Law in the Internet Society

Privacy and Cars

-- By EmiL - 07 Nov 2016

In the months since first hearing Jerimiah Foster’s presentation on FOSS and the automotive future, I have spent several months thinking and reading about the question, “how should transport be organized in a networked society so as to preserve rights that people have, whether they are ‘drivers’ or ‘passengers’?” This question has led to three threads of thought: (1) the precise contours of what that environment ought to look like (2) my participation in the networked vehicular society, and (3) the tools I have to opt out if I so choose. The focus of this essay will be largely devoted to the first question of how to live and drive privately in the changing automotive world, particularly as it pertains to the emergence of autonomous cars.

A New Language

In an ideal world the development of a new lexicon would be an important first step to delineating people’s rights in a society with networked and autonomous vehicles. For example, the distinction between people as “drivers” versus “passengers” and modes of transport as “public” versus “private” are becoming increasingly estranged from the meanings they had in the mid-twentieth century. If Tesla, Google, and the dozens of others competing in the automated car market have their way, everyone will soon be a passenger. Thus, creating a new language to describe human interactions with vehicles as they become increasingly autonomous would help remind people that the romantic notion of the car as freedom, autonomy and fulfillment of an American ideal; which was at least partially tethered to reality; no longer exists. After all conversation about workers and landowners yields a very different product than a debate about slaves and masters.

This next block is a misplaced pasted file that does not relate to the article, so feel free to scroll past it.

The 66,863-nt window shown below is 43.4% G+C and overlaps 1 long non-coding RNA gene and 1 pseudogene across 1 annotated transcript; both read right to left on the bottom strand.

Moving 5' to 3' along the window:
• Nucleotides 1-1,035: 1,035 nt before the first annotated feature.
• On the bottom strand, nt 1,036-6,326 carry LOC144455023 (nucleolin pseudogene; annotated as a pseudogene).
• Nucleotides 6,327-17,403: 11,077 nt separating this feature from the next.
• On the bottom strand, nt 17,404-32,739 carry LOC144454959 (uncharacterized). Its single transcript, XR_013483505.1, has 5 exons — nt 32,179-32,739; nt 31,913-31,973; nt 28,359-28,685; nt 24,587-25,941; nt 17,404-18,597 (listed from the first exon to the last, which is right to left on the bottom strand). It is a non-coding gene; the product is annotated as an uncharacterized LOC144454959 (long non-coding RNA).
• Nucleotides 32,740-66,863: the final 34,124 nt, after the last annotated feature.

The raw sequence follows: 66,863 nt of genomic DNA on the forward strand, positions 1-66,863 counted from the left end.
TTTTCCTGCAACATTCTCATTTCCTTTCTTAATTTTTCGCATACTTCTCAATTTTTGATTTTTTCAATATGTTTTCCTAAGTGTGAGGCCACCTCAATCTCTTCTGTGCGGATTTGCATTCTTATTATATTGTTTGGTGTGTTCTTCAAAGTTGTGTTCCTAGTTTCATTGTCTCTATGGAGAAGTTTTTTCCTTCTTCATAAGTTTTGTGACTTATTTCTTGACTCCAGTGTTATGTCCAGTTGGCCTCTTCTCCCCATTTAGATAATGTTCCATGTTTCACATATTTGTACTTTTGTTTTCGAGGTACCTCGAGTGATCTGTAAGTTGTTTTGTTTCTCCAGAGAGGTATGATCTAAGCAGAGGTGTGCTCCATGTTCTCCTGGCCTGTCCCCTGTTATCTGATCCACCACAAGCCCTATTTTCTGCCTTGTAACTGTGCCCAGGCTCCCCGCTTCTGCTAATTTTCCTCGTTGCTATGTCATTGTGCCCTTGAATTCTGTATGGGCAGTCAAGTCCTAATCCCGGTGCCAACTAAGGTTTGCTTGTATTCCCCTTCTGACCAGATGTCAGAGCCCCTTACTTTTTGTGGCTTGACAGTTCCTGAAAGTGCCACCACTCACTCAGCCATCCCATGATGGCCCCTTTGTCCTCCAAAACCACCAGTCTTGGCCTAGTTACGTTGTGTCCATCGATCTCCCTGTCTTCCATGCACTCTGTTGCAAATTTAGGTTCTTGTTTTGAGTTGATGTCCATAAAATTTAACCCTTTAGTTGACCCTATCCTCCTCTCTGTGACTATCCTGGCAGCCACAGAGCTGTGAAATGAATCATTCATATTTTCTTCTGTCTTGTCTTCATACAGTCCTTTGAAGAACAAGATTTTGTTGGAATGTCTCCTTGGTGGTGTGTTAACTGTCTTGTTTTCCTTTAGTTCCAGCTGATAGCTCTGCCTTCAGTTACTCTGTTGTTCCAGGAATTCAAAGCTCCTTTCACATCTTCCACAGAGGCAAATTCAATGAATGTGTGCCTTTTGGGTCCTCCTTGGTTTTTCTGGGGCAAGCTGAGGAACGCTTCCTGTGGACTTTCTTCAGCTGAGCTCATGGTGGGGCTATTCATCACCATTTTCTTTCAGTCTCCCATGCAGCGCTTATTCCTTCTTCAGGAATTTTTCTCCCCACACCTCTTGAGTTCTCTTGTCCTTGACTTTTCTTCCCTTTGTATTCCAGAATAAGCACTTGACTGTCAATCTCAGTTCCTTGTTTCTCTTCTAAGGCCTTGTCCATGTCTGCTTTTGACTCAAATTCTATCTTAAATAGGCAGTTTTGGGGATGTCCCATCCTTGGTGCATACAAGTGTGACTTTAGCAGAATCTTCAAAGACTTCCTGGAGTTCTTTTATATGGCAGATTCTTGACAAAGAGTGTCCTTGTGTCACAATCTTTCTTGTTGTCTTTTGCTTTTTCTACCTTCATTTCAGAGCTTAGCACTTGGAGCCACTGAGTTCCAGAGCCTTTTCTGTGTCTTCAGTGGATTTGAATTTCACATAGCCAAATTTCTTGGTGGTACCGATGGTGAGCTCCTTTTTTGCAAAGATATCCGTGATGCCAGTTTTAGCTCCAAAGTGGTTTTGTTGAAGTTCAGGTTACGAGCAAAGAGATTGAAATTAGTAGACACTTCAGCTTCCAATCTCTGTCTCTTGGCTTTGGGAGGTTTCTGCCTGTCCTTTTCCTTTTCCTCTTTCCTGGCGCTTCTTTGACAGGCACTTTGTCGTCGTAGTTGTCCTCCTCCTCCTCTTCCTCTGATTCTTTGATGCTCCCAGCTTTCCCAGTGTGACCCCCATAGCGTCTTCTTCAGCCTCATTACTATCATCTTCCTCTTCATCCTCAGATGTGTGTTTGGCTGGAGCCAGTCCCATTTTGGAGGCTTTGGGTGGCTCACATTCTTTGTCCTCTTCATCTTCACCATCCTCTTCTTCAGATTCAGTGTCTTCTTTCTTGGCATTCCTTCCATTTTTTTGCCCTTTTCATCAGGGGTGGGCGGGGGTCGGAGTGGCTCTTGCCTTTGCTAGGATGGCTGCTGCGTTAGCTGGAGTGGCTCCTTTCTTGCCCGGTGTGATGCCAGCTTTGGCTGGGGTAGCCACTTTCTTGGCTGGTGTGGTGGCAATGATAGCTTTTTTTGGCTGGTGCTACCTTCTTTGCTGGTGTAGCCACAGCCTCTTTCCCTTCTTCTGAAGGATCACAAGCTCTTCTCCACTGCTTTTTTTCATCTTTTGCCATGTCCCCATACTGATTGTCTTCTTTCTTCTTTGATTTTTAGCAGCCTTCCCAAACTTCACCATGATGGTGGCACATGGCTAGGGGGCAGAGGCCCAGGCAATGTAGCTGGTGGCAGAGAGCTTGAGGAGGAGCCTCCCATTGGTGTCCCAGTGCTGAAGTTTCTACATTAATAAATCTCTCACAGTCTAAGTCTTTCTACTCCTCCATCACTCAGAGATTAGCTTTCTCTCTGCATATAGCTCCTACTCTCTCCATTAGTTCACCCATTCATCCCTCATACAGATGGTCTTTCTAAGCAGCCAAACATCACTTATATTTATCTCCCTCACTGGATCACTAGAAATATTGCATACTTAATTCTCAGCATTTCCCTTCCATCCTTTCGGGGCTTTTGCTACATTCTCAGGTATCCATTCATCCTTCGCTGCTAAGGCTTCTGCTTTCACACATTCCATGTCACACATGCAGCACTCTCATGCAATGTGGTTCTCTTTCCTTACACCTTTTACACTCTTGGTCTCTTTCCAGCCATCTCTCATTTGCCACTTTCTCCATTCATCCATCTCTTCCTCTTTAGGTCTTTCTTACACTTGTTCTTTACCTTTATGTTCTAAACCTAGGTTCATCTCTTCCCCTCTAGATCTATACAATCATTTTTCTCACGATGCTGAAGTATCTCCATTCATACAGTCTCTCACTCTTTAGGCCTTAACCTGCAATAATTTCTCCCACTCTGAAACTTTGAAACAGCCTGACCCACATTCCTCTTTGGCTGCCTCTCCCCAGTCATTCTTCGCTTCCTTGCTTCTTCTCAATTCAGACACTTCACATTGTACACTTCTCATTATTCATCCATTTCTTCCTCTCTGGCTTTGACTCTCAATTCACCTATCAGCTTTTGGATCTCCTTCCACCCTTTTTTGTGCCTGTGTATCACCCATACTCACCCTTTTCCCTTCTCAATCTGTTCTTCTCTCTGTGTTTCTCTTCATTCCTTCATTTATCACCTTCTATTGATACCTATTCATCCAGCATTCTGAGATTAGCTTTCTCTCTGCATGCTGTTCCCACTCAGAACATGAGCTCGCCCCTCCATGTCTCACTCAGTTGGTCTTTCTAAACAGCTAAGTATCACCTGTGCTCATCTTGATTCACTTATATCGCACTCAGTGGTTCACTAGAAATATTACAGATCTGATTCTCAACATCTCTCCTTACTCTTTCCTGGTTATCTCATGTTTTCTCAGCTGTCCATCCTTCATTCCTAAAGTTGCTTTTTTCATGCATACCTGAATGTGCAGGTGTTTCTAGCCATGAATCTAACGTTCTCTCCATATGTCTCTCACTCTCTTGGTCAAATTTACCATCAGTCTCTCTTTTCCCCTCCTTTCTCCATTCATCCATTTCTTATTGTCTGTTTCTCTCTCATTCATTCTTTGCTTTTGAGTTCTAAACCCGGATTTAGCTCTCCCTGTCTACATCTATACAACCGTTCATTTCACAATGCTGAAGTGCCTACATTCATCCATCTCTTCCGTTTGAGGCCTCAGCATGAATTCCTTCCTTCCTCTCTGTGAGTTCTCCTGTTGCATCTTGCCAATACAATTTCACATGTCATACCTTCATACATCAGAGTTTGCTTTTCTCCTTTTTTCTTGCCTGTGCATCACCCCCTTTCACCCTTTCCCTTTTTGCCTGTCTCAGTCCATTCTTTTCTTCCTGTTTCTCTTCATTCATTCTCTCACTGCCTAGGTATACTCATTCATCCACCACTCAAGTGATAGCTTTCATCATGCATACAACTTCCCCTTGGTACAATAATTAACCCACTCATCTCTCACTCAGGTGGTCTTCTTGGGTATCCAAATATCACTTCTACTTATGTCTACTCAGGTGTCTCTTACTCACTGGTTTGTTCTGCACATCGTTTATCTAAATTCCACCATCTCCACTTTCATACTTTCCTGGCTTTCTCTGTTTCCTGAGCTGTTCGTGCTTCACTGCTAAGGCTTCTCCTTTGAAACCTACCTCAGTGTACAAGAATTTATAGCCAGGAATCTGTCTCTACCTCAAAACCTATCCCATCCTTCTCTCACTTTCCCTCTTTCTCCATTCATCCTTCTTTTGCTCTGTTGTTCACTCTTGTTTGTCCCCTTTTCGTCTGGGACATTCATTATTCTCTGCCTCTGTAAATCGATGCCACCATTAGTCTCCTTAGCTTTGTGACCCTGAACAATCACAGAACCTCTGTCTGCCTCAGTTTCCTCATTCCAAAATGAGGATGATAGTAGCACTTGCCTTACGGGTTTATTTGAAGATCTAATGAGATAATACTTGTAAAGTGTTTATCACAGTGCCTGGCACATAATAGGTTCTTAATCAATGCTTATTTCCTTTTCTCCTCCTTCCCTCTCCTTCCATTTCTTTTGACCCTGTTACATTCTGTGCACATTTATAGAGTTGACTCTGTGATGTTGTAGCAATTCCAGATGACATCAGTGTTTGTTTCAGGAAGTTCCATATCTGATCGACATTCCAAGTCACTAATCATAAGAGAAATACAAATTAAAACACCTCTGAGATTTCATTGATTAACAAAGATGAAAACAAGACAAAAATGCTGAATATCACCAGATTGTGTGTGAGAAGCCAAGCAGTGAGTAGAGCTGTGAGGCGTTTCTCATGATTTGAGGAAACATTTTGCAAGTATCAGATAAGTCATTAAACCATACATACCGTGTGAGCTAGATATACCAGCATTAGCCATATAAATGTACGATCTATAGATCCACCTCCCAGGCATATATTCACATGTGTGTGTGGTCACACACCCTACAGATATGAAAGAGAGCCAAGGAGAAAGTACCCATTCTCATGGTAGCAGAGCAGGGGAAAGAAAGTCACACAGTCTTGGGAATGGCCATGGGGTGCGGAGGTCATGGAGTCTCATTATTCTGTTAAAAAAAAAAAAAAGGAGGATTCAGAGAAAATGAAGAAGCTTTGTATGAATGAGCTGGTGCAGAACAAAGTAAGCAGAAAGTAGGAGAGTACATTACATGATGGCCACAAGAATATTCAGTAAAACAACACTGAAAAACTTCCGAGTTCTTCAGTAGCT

Alas, I lack the creativity to even propose what the such a new vocabulary would contain—I only know that words will make no effort to propose the necessary new vocabulary, and I will instead adapt the use the labels of “driver,” “passenger,” “owner,” and “guest” as best as possible.

Concerns of Drivers

Concerns of Passengers

As alluded to before, I believe the ultimate objective of manufacturers and service providers in the future will be to convert everyone into a passenger in either a car they have themselves purchased or that belonging to a service. So whether it is an individually-owned car driven for noncommercial purposes or a vehicle owned by some future version of Uber, the driver has become the computer. And in both instances the concerns of the passenger remain the same—how do I retain control over access and accuracy of the information that I am emitting as I am transported from point A to point B.


Webs Webs

r7 - 22 Feb 2017 - 22:40:00 - EmiL
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